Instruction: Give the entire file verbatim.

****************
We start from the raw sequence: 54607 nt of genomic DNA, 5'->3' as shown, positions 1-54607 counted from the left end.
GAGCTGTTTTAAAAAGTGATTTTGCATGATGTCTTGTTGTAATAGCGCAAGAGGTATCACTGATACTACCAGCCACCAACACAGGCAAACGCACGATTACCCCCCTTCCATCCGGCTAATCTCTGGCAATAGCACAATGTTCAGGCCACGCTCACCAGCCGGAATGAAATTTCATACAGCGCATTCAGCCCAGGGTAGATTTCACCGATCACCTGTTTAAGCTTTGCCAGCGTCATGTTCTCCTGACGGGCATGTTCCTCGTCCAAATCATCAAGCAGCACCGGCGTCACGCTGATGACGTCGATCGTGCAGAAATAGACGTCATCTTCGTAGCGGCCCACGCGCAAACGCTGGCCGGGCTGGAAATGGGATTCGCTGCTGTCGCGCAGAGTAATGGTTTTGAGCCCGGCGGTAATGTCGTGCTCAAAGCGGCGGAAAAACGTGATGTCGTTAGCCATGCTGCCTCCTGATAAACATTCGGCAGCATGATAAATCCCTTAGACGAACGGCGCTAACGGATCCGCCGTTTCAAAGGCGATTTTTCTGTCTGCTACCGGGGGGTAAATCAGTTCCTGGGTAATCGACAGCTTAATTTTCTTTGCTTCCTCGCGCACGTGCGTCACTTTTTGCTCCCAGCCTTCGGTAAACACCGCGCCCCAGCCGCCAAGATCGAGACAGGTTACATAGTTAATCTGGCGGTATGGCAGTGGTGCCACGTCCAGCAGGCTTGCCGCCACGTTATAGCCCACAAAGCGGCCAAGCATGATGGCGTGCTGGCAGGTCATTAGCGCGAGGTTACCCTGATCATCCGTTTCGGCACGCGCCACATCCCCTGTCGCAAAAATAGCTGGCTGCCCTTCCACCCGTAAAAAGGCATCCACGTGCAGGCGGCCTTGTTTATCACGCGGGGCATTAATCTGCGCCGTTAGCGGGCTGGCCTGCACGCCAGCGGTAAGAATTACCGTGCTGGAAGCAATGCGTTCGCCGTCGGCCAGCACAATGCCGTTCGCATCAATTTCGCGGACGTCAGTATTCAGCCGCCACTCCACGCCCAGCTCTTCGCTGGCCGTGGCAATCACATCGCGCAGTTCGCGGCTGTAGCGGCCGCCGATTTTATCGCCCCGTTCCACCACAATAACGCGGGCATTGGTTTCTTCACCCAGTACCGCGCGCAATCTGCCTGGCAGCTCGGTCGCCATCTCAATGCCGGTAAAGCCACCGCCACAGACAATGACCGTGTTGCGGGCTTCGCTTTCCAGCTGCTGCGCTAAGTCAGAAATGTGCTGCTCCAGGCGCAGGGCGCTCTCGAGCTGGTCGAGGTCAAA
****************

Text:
We start from the raw sequence: 54607 nt of genomic DNA, 5'->3' as shown, positions 1-54607 counted from the left end.
GAGCTGTTTTAAAAAGTGATTTTGCATGATGTCTTGTTGTAATAGCGCAAGAGGTATCACTGATACTACCAGCCACCAACACAGGCAAACGCACGATTACCCCCCTTCCATCCGGCTAATCTCTGGCAATAGCACAATGTTCAGGCCACGCTCACCAGCCGGAATGAAATTTCATACAGCGCATTCAGCCCAGGGTAGATTTCACCGATCACCTGTTTAAGCTTTGCCAGCGTCATGTTCTCCTGACGGGCATGTTCCTCGTCCAAATCATCAAGCAGCACCGGCGTCACGCTGATGACGTCGATCGTGCAGAAATAGACGTCATCTTCGTAGCGGCCCACGCGCAAACGCTGGCCGGGCTGGAAATGGGATTCGCTGCTGTCGCGCAGAGTAATGGTTTTGAGCCCGGCGGTAATGTCGTGCTCAAAGCGGCGGAAAAACGTGATGTCGTTAGCCATGCTGCCTCCTGATAAACATTCGGCAGCATGATAAATCCCTTAGACGAACGGCGCTAACGGATCCGCCGTTTCAAAGGCGATTTTTCTGTCTGCTACCGGGGGGTAAATCAGTTCCTGGGTAATCGACAGCTTAATTTTCTTTGCTTCCTCGCGCACGTGCGTCACTTTTTGCTCCCAGCCTTCGGTAAACACCGCGCCCCAGCCGCCAAGATCGAGACAGGTTACATAGTTAATCTGGCGGTATGGCAGTGGTGCCACGTCCAGCAGGCTTGCCGCCACGTTATAGCCCACAAAGCGGCCAAGCATGATGGCGTGCTGGCAGGTCATTAGCGCGAGGTTACCCTGATCATCCGTTTCGGCACGCGCCACATCCCCTGTCGCAAAAATAGCTGGCTGCCCTTCCACCCGTAAAAAGGCATCCACGTGCAGGCGGCCTTGTTTATCACGCGGGGCATTAATCTGCGCCGTTAGCGGGCTGGCCTGCACGCCAGCGGTAAGAATTACCGTGCTGGAAGCAATGCGTTCGCCGTCGGCCAGCACAATGCCGTTCGCATCAATTTCGCGGACGTCAGTATTCAGCCGCCACTCCACGCCCAGCTCTTCGCTGGCCGTGGCAATCACATCGCGCAGTTCGCGGCTGTAGCGGCCGCCGATTTTATCGCCCCGTTCCACCACAATAACGCGGGCATTGGTTTCTTCACCCAGTACCGCGCGCAATCTGCCTGGCAGCTCGGTCGCCATCTCAATGCCGGTAAAGCCACCGCCACAGACAATGACCGTGTTGCGGGCTTCGCTTTCCAGCTGCTGCGCTAAGTCAGAAATGTGCTGCTCCAGGCGCAGGGCGCTCTCGAGCTGGTCGAGGTCAAA